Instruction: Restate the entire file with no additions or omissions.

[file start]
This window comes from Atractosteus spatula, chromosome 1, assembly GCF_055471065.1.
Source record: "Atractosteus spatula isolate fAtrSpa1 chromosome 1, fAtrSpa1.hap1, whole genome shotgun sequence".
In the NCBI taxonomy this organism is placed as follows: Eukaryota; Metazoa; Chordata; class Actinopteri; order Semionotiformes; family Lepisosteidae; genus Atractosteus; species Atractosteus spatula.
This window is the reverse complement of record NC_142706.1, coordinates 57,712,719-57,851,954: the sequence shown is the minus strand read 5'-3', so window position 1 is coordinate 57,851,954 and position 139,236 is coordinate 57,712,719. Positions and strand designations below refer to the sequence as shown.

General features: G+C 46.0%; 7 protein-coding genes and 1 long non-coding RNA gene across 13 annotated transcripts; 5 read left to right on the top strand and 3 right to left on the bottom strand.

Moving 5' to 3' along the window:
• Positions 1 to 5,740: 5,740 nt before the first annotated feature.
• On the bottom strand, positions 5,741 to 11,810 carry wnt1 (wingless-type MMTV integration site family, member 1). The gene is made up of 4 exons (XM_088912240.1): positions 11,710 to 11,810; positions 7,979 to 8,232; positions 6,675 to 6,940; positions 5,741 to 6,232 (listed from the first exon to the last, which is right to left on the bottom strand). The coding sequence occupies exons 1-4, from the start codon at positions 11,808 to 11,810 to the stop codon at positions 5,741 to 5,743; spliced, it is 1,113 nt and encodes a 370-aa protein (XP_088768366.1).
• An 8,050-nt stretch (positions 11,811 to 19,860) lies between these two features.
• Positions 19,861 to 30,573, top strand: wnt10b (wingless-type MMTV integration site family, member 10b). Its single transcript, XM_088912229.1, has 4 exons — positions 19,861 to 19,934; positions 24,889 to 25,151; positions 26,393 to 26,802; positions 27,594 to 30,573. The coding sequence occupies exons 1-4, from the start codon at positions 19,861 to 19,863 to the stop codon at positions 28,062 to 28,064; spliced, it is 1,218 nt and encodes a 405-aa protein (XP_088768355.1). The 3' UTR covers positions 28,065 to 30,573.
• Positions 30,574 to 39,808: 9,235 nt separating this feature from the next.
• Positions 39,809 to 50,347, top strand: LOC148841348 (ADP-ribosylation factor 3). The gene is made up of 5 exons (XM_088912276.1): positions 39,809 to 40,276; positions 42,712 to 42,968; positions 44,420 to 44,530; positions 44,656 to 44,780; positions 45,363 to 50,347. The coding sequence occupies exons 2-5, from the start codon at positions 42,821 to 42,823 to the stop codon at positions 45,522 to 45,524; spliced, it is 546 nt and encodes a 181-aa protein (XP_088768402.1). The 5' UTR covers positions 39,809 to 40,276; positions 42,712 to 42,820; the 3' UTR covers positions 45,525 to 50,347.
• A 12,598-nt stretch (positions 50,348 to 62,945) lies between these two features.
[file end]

This window comes from Atractosteus spatula, chromosome 1, assembly GCF_055471065.1.
Source record: "Atractosteus spatula isolate fAtrSpa1 chromosome 1, fAtrSpa1.hap1, whole genome shotgun sequence".
In the NCBI taxonomy this organism is placed as follows: Eukaryota; Metazoa; Chordata; class Actinopteri; order Semionotiformes; family Lepisosteidae; genus Atractosteus; species Atractosteus spatula.
This window is the reverse complement of record NC_142706.1, coordinates 57,712,719-57,851,954: the sequence shown is the minus strand read 5'-3', so window position 1 is coordinate 57,851,954 and position 139,236 is coordinate 57,712,719. Positions and strand designations below refer to the sequence as shown.

General features: G+C 46.0%; 7 protein-coding genes and 1 long non-coding RNA gene across 13 annotated transcripts; 5 read left to right on the top strand and 3 right to left on the bottom strand.

Moving 5' to 3' along the window:
• Positions 1 to 5,740: 5,740 nt before the first annotated feature.
• On the bottom strand, positions 5,741 to 11,810 carry wnt1 (wingless-type MMTV integration site family, member 1). The gene is made up of 4 exons (XM_088912240.1): positions 11,710 to 11,810; positions 7,979 to 8,232; positions 6,675 to 6,940; positions 5,741 to 6,232 (listed from the first exon to the last, which is right to left on the bottom strand). The coding sequence occupies exons 1-4, from the start codon at positions 11,808 to 11,810 to the stop codon at positions 5,741 to 5,743; spliced, it is 1,113 nt and encodes a 370-aa protein (XP_088768366.1).
• An 8,050-nt stretch (positions 11,811 to 19,860) lies between these two features.
• Positions 19,861 to 30,573, top strand: wnt10b (wingless-type MMTV integration site family, member 10b). Its single transcript, XM_088912229.1, has 4 exons — positions 19,861 to 19,934; positions 24,889 to 25,151; positions 26,393 to 26,802; positions 27,594 to 30,573. The coding sequence occupies exons 1-4, from the start codon at positions 19,861 to 19,863 to the stop codon at positions 28,062 to 28,064; spliced, it is 1,218 nt and encodes a 405-aa protein (XP_088768355.1). The 3' UTR covers positions 28,065 to 30,573.
• Positions 30,574 to 39,808: 9,235 nt separating this feature from the next.
• Positions 39,809 to 50,347, top strand: LOC148841348 (ADP-ribosylation factor 3). The gene is made up of 5 exons (XM_088912276.1): positions 39,809 to 40,276; positions 42,712 to 42,968; positions 44,420 to 44,530; positions 44,656 to 44,780; positions 45,363 to 50,347. The coding sequence occupies exons 2-5, from the start codon at positions 42,821 to 42,823 to the stop codon at positions 45,522 to 45,524; spliced, it is 546 nt and encodes a 181-aa protein (XP_088768402.1). The 5' UTR covers positions 39,809 to 40,276; positions 42,712 to 42,820; the 3' UTR covers positions 45,525 to 50,347.
• A 12,598-nt stretch (positions 50,348 to 62,945) lies between these two features.